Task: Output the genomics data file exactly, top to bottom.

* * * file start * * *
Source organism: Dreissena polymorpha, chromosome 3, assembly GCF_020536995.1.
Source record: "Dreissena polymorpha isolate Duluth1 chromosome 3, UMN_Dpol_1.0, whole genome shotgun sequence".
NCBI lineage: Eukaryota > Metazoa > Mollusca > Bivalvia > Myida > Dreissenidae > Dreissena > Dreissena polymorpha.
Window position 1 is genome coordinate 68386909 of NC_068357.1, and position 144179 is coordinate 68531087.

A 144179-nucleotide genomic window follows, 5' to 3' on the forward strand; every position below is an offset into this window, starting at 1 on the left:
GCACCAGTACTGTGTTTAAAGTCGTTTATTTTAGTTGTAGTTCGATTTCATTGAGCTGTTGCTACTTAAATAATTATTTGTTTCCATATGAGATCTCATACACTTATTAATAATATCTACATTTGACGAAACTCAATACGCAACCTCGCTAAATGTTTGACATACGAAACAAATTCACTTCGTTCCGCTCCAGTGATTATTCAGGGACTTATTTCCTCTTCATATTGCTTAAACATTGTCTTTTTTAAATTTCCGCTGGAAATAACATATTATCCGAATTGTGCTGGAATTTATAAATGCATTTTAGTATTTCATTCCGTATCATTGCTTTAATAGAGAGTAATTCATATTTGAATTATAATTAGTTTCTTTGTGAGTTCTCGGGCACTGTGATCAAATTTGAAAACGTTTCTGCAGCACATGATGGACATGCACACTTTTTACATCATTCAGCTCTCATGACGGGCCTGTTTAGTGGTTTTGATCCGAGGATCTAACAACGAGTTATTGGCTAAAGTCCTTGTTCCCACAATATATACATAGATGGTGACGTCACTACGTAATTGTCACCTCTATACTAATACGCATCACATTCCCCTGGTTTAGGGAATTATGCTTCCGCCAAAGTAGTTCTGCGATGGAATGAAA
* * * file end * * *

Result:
Source organism: Dreissena polymorpha, chromosome 3, assembly GCF_020536995.1.
Source record: "Dreissena polymorpha isolate Duluth1 chromosome 3, UMN_Dpol_1.0, whole genome shotgun sequence".
NCBI lineage: Eukaryota > Metazoa > Mollusca > Bivalvia > Myida > Dreissenidae > Dreissena > Dreissena polymorpha.
Window position 1 is genome coordinate 68386909 of NC_068357.1, and position 144179 is coordinate 68531087.

A 144179-nucleotide genomic window follows, 5' to 3' on the forward strand; every position below is an offset into this window, starting at 1 on the left:
GCACCAGTACTGTGTTTAAAGTCGTTTATTTTAGTTGTAGTTCGATTTCATTGAGCTGTTGCTACTTAAATAATTATTTGTTTCCATATGAGATCTCATACACTTATTAATAATATCTACATTTGACGAAACTCAATACGCAACCTCGCTAAATGTTTGACATACGAAACAAATTCACTTCGTTCCGCTCCAGTGATTATTCAGGGACTTATTTCCTCTTCATATTGCTTAAACATTGTCTTTTTTAAATTTCCGCTGGAAATAACATATTATCCGAATTGTGCTGGAATTTATAAATGCATTTTAGTATTTCATTCCGTATCATTGCTTTAATAGAGAGTAATTCATATTTGAATTATAATTAGTTTCTTTGTGAGTTCTCGGGCACTGTGATCAAATTTGAAAACGTTTCTGCAGCACATGATGGACATGCACACTTTTTACATCATTCAGCTCTCATGACGGGCCTGTTTAGTGGTTTTGATCCGAGGATCTAACAACGAGTTATTGGCTAAAGTCCTTGTTCCCACAATATATACATAGATGGTGACGTCACTACGTAATTGTCACCTCTATACTAATACGCATCACATTCCCCTGGTTTAGGGAATTATGCTTCCGCCAAAGTAGTTCTGCGATGGAATGAAA